For tips on how to do this, check out this article on budgeting.
Here's one way to take control of your money: don't spend any money... on anything unnecessary... ever.
You won't run out of money by the end of the month. You won't rack up debt. And you're guaranteed to save money (even if it's totally unclear what you'll ever do with it). We call this one the "Strangler Budget". You can probably guess why.
The drawback is that it's completely unrealistic.
This is an extreme example, but people create unworkable budgets every day, and then throw up their hands and give up when they can't stick to them. The problem is in the design. Don't make it harder than it already has to be.
If you truly want to have a latte every day, don't deny that it's happening, or close your eyes, put in on your credit card, and pretend it didn't happen. Instead, build it into your budget. Allocate $4 per day (about $120 per month) to your habit. Own it. And figure out where you will need to cut elsewhere to support it.
Because remember, budgeting is all about prioritizing where your money goes, and where it doesn't.
Something important that many people neglect doing is starting an emergency fund, which is a stash of money set aside for... you guessed it... emergencies.
But what does that mean?
It means that the funds can be used for any kind of expense that you were not planning for, but shouldn't be used for everyday, expected expenses.
For instance, your car may break down and need a costly repair. Or you may break down and have medical expenses (as well as lost wages). These are what your emergency fund is for. It's an important part of your budget picture because it's a backstop against things that would completely blow it up for a month or more.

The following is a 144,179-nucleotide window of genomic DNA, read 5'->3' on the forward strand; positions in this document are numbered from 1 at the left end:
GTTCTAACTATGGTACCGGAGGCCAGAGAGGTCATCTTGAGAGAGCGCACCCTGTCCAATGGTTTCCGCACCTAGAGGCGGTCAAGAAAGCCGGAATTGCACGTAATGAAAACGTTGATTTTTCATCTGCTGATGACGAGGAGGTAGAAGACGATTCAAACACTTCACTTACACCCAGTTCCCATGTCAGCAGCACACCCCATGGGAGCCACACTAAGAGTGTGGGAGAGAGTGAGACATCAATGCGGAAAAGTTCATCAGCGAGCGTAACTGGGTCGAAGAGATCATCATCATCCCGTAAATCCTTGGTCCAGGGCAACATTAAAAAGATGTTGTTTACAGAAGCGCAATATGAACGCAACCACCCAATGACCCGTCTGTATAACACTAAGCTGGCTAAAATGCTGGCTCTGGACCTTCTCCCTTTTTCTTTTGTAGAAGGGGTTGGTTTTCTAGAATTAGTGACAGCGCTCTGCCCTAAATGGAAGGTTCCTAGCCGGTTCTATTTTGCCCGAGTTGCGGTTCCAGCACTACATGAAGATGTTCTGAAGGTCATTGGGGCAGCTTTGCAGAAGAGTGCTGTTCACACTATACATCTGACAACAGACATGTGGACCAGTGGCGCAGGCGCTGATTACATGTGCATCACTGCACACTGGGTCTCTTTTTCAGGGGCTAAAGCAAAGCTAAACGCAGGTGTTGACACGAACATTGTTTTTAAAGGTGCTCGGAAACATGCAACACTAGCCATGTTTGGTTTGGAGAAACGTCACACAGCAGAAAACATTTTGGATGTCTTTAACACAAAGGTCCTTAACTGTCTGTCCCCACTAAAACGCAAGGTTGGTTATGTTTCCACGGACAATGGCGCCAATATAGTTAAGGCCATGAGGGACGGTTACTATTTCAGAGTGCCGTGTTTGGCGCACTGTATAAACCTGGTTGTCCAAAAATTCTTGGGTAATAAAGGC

An emergency fund is different from traditional savings. Savings are there to accumulate for future uses, an emergency fund is when you need money in a pinch.
Experts say that you should have at least 3 to 6 living expenses saved in your emergency fund. This would give you enough to live off of in case you lost your job, or were unable to work and had no income at all.
Mint isn't a budget.
Neither is your Google Sheet, overflowing with expenses and numbers. Or your pen and paper (if that's your thing).
Tap your forehead with your index and middle finger. That's where your budget lives. That's where you prioritize your spending (and your life), and that's where the discipline and motivation come from to make your budget work.
You also have a thousand things going on in your life, and can't expect to memorize everything that you do.
Luckily, there are tools that can make your job easier. Anything that can help you organize and stay consistent will be a huge benefit in your budgeting process. That could be a pen and paper, an app, or a set of envelopes filled with physical cash (check out the Envelope System). The point is, find something that helps you stay organized and on track... and stick with it.
You don't need a list of apps here. A Google search will give you 5,000,000 results (most of them sponsored). Take your pick.
You aren't a machine. You have wants and needs, fears and dreams. And some of this humanity is guaranteed to show up in your spending. That's alright - embrace it.
But understand it too.
This ties in with Point 4 above, but with a twist. Be realistic and know what you're going to spend money on. That way you can plan for it and build it into you budget. But you also need to get wise to the things you're routinely spending on, that you really didn't want all that much in the first place.
This repeated, unfulfilling spending makes up your personal weak points. Don't worry, everyone has them. Maybe you are a sucker for clothes when they go on sale, but you don't really enjoy them as much as your daily trip to the coffee shot. Tag these things, so you are ready with some options if your budget isn't balancing out and you need to make cuts.